Perhaps this is why the most worrying polling figure for the Coalition to come out of this so far is the two-thirds of the public (not to mention a majority of Conservative and Liberal Democrat voters themselves) who tell us they think it is no longer a united team.

Gideon Skinner is head of political research at Ipsos Mori

The palace of Westminster. Photo: Getty Images

Gideon Skinner is Head of Political Research at IpsosMori. He tweets as @GideonSkinner.

Photo: Getty
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Forget planning for no deal. The government isn't really planning for Brexit at all

The British government is simply not in a position to handle life after the EU.

No deal is better than a bad deal? That phrase has essentially vanished from Theresa May’s lips since the loss of her parliamentary majority in June, but it lives on in the minds of her boosters in the commentariat and the most committed parts of the Brexit press. In fact, they have a new meme: criticising the civil service and ministers who backed a Remain vote for “not preparing” for a no deal Brexit.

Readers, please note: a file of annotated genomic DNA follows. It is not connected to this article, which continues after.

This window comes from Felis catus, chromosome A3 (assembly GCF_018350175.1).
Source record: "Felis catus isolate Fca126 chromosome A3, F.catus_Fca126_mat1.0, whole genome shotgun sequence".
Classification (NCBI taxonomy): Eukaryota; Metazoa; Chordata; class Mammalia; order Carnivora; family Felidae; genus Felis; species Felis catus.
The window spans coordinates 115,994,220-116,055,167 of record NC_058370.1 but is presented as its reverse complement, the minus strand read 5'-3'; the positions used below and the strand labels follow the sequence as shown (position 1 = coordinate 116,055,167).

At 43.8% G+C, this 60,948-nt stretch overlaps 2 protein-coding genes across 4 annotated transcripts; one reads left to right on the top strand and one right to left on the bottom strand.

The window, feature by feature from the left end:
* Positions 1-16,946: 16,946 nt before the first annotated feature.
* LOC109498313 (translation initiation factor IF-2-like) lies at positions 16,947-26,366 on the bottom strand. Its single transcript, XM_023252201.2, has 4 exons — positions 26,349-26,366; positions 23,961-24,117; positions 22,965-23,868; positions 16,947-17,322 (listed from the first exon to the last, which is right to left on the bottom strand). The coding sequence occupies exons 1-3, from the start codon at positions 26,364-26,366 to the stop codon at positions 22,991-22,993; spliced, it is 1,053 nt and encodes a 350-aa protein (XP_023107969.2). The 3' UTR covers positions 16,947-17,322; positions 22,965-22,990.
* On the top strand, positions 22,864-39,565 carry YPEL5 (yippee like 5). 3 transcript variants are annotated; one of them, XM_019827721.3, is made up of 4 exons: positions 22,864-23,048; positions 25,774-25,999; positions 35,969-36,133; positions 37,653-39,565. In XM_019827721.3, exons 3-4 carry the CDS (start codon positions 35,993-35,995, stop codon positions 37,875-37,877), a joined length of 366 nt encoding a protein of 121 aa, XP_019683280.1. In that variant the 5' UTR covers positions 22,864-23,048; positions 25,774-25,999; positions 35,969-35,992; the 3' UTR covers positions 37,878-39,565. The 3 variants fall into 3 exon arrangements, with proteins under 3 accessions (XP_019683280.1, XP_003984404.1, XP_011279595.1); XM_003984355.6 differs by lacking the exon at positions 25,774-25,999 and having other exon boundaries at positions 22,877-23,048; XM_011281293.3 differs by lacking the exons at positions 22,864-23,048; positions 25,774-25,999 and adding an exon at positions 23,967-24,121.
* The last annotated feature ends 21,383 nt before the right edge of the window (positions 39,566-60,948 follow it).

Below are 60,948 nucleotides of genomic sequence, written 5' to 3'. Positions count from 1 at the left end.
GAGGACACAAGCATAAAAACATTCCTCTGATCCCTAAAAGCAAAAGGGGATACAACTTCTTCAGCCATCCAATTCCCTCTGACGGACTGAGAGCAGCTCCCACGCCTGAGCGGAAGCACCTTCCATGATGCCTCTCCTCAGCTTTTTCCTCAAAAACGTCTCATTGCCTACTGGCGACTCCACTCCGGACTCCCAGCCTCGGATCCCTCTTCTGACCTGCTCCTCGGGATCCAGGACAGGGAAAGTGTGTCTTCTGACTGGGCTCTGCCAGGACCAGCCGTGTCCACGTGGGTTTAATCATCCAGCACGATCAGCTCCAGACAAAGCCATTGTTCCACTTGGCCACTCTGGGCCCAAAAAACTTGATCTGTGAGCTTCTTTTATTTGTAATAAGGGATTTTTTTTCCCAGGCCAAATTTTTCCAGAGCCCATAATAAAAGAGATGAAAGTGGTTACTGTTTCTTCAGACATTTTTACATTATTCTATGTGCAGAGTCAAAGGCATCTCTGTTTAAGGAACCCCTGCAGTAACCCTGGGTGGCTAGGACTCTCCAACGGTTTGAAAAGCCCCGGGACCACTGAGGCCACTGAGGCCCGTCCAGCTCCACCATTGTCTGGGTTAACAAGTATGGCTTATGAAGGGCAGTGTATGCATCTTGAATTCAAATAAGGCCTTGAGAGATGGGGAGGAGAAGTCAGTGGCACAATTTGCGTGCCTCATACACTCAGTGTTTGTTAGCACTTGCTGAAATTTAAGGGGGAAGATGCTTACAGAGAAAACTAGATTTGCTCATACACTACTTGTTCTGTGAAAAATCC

Leaving without a deal would mean, among other things, dropping out of the Open Skies agreement which allows British aeroplanes to fly to the United States and European Union. It would lead very quickly to food shortages and also mean that radioactive isotopes, used among other things for cancer treatment, wouldn’t be able to cross into the UK anymore. “Planning for no deal” actually means “making a deal”.  (Where the Brexit elite may have a point is that the consequences of no deal are sufficiently disruptive on both sides that the British government shouldn’t  worry too much about the two-year time frame set out in Article 50, as both sides have too big an incentive to always agree to extra time. I don’t think this is likely for political reasons but there is a good economic case for it.)

For the most part, you can’t really plan for no deal. There are however some things the government could prepare for. They could, for instance, start hiring additional staff for customs checks and investing in a bigger IT system to be able to handle the increased volume of work that would need to take place at the British border. It would need to begin issuing compulsory purchases to build new customs posts at ports, particularly along the 300-mile stretch of the Irish border – where Northern Ireland, outside the European Union, would immediately have a hard border with the Republic of Ireland, which would remain inside the bloc. But as Newsnight’s Christopher Cook details, the government is doing none of these things.